Is a differentiated HR strategy the key to effective implementation of the business strategy?
The consulting company Bridges has been conducting its research on strategy implementation for 14 years. In the 2016 edition (http://www.implementation-hub.com/resources/implementation-surveys#) the research finds that the share of successful implementations has improved quite a bit. In 2002 the defined strategy was successfully implemented by one out of ten companies and by one out of three in 2016. We could agree it is a big improvement. But there are still two out of three companies that fail. The three main reasons for the failure specified by the board members are:
- Poor communication
- Lack of leadership
- Using the wrong measures
Looking at this reasons I see an opportunity for HR profession. Obviously, a great deal of problems with strategy implementation relate to people management. On the other hand, we can see that we are speaking about the same issues that have been on the table for years.
The new option HR expertise offers is a differentiated HR strategy. The main idea of the concept of a differentiated strategy is to understand and to take into account which job positions and which employees truly influence and truly contribute to the implementation of the business strategy. Strategically critical positions and well performing individuals in these positions should be granted more than proportional attention. This attention can be expressed through e.g. different recruiting procedure, different leadership style, rewarding, training and different career path for these positions.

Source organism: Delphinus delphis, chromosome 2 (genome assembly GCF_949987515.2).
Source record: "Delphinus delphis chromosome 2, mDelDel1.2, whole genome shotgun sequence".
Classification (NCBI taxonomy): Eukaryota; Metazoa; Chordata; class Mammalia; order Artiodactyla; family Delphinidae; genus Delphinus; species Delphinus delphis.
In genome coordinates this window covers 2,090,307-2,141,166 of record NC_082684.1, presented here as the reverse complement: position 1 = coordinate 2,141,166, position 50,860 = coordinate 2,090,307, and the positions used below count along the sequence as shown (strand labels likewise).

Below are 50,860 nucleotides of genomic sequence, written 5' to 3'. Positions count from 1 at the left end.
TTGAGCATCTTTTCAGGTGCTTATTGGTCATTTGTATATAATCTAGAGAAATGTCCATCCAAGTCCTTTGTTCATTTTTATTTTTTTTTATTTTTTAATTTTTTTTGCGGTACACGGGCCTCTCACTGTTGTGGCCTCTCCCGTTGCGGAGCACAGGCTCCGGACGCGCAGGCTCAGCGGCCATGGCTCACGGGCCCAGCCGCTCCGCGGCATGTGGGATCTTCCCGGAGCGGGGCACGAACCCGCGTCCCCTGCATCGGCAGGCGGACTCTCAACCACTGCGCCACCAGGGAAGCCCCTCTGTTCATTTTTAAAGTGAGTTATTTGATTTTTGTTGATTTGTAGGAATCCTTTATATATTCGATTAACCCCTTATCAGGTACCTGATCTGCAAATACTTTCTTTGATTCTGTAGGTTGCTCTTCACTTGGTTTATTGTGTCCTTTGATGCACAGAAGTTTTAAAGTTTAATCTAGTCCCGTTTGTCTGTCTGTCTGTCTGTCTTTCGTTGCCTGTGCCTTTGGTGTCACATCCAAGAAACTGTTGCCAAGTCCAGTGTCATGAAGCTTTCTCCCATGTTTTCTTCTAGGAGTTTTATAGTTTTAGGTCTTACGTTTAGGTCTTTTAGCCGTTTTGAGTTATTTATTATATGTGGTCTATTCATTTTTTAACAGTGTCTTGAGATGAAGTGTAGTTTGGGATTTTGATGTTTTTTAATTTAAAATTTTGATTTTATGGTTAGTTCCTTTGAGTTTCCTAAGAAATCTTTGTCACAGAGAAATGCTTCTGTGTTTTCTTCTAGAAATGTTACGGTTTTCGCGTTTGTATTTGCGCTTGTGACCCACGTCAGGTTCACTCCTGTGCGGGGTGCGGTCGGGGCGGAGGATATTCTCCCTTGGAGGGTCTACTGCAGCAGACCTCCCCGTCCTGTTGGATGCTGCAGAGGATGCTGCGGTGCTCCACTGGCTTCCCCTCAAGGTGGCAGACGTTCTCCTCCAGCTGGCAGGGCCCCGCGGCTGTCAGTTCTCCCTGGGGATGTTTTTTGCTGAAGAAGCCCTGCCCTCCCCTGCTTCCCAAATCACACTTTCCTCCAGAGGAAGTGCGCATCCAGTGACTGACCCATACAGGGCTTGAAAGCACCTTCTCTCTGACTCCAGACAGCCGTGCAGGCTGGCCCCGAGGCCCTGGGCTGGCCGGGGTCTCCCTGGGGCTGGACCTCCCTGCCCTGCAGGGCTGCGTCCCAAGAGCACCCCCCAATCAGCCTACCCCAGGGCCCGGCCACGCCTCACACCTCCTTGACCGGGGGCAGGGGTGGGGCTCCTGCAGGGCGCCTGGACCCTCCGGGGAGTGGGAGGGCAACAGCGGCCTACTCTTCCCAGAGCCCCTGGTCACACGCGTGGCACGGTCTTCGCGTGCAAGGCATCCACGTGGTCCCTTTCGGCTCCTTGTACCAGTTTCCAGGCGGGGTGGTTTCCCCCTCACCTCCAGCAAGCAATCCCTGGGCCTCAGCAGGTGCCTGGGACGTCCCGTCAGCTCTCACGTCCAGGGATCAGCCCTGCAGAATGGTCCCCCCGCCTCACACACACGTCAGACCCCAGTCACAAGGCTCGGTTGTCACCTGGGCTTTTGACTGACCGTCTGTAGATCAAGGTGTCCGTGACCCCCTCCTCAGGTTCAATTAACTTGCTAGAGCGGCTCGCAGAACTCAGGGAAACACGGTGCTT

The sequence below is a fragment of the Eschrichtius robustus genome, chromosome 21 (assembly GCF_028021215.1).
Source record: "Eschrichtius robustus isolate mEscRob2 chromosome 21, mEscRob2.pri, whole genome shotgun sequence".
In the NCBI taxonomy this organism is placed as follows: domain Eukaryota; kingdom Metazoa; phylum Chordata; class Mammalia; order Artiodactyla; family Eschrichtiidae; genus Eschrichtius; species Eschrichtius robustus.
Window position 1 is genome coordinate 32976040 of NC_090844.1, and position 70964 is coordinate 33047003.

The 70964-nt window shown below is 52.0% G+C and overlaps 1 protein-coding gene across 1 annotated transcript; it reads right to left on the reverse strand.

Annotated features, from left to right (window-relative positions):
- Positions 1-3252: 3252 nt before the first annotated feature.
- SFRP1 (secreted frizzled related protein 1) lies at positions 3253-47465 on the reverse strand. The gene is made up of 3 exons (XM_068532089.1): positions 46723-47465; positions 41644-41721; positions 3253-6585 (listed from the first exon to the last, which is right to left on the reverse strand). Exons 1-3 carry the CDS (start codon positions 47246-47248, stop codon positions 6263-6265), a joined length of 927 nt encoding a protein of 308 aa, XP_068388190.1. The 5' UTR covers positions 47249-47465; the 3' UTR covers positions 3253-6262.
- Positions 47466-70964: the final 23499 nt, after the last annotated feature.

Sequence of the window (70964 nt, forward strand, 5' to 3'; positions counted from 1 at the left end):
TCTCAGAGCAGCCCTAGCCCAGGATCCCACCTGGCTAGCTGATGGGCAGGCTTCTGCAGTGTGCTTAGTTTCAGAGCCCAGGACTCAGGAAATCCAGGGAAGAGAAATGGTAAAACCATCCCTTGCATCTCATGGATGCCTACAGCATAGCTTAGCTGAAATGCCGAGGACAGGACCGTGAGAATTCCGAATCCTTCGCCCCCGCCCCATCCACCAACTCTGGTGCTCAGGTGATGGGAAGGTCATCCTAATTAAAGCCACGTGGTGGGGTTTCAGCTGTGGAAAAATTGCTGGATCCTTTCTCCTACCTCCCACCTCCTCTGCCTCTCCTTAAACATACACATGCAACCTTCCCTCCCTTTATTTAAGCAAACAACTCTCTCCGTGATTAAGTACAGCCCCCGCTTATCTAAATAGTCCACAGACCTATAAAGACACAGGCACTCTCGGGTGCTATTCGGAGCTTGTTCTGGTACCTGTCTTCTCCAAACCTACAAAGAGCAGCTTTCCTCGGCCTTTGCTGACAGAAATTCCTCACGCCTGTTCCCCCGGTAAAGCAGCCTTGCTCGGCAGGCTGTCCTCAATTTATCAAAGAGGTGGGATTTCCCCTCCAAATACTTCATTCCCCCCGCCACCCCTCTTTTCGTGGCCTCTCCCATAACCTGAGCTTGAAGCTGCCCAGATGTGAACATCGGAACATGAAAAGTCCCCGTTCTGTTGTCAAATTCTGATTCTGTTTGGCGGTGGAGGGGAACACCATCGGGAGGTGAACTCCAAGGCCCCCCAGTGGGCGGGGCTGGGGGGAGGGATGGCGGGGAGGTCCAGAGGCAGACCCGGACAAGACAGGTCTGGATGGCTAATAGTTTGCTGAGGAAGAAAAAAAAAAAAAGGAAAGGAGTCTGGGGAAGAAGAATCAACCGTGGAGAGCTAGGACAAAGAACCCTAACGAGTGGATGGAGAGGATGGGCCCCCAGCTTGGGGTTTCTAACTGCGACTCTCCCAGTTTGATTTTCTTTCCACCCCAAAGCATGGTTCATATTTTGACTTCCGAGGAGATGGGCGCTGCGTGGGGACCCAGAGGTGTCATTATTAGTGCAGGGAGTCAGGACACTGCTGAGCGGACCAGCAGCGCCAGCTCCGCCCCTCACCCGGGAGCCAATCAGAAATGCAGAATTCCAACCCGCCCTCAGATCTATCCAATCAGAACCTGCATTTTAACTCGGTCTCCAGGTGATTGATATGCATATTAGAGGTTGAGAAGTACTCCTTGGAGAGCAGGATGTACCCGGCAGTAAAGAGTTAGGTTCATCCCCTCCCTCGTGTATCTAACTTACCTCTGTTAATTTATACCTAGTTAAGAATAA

A typical share of strategically critical positions (also called A positions) in a company is 10 to 15 percent. That means we have to also take care of the HR strategy dealing with the people without direct influence on business strategy implementation (also called B positions) but who – with their work – support the strategically critical players. They usually represent 70 to 80 percent of the workforce.
The third group of positions (also called C positions) may also represent 10 to 15 percent. These are the positions which are needed for the company to function but they don’t have strategic impact. The employees in these positions perform useful work and they deserve their own consideration through a specific part of the HR strategy.
With a differentiated HR strategy, we are able to redistribute the resources at our disposal for people development in accordance with the accepted business strategy. In that way, greater strategic impact can be achieved. Let us do a calculation. Currently we proportionally invest in people 1,000 units of resources. The A group receives 100 units and the rest get 900 units. If we slightly decrease the investment in B and C, let us say for 10 % these groups will still be receiving 810 units. The 90 units we saved can be redistributed to the A group which now receives 190 units. The resources available for the strategically critical positions are almost doubled.
The invested resources now better support the business strategy implementation. The HR department has played the role of a strategic partner to the top management.